Past Seminars

Following are the lecturers and topics of past seminars of the Distinguished Lecturer Series.


Dr. David Crabbe (Victoria University of Wellington, New Zealand)

Understanding Language Course Design as a Problem-solving Process

Course design at its most basic is specifying learning goals, together with effective learning opportunities to achieve those goals. But it is more exciting than that. Course design in practice and in context is not static. It requires systematic and on-going problem-solving that starts with understanding the people concerned and the resources available. The understanding entails elements such as the potential roles of learners and teachers, their motivation and beliefs, the opportunities available in and out of the classroom for communicative performance, ways of enhancing that performance, ways of describing it for better metacognitive understanding, and any obstacles in taking up the opportunities.

This course will provide a framework for course design as informed problem-solving, drawing on what are seen as universals of human language learning and focussing on how those universals might be activated in context. The framework will raise questions about, for example: the role of the learners in the problem-solving; how their autonomy and motivation as members of a learning community might be fostered; how the impact of examinations could be managed productively; and how a bridge might be built between the classroom and the private domain of learning. Attention will be paid throughout to continually evaluating the impact of actions taken.

Dr. David Singleton (University of Pannonia, Hungary)

Age-related Factors in Second Language Learning

For most people the answer to the question of when it is best to begin learning a second language is self-evident. The cliché “the younger the better” would sum up the opinion delivered by the majority of respondents to such a question! We shall see in this course, however, that the facts of the matter are not so simple.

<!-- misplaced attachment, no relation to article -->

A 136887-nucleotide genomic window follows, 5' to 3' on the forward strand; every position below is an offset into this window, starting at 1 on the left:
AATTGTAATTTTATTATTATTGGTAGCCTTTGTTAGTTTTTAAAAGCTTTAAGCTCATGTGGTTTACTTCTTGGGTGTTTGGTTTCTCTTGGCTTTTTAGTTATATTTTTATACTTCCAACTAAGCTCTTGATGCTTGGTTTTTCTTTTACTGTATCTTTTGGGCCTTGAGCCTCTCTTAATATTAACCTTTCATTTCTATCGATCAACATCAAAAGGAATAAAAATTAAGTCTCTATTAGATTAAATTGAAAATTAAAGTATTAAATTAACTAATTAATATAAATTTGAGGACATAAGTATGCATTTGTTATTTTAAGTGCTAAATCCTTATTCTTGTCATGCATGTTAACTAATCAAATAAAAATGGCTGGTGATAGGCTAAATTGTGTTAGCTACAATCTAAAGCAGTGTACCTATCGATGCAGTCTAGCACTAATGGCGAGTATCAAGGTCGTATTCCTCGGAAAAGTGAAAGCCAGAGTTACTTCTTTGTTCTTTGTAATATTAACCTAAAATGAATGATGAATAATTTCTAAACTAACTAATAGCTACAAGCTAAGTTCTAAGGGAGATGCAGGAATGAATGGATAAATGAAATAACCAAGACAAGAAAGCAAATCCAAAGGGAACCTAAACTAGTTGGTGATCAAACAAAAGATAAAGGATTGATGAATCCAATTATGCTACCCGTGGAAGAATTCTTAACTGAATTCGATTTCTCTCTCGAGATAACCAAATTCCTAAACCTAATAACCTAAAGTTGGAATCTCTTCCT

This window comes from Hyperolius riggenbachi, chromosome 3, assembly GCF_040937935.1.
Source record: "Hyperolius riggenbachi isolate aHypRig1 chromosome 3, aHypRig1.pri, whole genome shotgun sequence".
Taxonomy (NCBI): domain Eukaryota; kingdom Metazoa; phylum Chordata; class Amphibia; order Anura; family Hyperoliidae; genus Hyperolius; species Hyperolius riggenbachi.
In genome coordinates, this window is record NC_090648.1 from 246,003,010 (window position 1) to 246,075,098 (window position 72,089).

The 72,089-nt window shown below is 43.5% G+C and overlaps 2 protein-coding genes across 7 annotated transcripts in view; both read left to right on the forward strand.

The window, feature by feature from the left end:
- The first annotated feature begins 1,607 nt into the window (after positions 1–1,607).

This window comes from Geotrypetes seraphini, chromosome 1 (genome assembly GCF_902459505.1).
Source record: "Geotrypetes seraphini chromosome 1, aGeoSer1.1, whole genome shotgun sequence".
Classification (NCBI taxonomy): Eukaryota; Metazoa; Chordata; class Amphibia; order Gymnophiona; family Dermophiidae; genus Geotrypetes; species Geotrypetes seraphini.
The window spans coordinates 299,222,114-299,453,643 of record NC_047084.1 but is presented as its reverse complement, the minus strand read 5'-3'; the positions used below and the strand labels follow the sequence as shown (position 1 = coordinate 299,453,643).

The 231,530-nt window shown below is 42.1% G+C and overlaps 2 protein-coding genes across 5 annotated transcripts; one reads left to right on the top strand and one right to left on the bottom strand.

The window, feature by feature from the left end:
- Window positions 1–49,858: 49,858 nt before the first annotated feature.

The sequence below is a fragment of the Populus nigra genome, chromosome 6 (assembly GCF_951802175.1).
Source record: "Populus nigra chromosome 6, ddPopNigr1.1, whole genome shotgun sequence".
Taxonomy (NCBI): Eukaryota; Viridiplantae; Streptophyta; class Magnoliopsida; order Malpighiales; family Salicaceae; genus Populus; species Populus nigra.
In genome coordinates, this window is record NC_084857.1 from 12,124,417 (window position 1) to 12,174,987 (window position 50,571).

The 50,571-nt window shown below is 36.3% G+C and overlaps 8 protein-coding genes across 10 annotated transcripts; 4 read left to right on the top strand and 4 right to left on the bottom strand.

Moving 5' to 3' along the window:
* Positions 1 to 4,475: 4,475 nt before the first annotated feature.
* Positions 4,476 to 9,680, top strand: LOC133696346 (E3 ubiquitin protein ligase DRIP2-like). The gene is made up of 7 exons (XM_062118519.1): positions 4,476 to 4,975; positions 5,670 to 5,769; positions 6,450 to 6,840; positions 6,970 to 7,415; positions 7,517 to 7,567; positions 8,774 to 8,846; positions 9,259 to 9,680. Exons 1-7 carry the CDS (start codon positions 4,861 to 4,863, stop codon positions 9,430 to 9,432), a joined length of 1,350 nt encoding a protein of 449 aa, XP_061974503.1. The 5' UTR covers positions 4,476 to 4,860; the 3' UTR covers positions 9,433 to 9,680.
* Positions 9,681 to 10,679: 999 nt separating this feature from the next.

The maturational perspective or Critical Period Hypothesis has had its original theoretical postulates swept away by more recent research. While it is true that in naturalistic contexts younger second language beginners tend in the long run to do better than older beginners, there are plenty of examples of people who start their second language experience in adolescence or adulthood and who end up native-like in the second language in question. It turns out that the key to success at any age relates to the quality of interaction and the affective dimensions of interaction with the second language and its users.

With regard to the instructional context, the clear and consistent finding of more than forty years of research is that early schooling in a second language confers no lasting linguistic advantage over those whose second language exposure at school begins later. Recent findings suggest that in instructional settings too, quality of interaction, attitude and motivation are more important than starting age. These findings have unfortunately been ignored by governments and ministries of education around the world.

The course will explore all of these issues, and it will maintain a focus throughout on the educational implications of the research findings discussed. In particular, it will deliver the message that:

  • whatever the age of the learners, it is very important to provide a lively and engaging experience of input and interaction in the target language, because;
  • it is vital to maintain interest and motivation in regard to coming to grips with the target language, and;
  • this seems to be more of a challenge with learners who begin L2 learning young and whose language-learning experience lasts longer.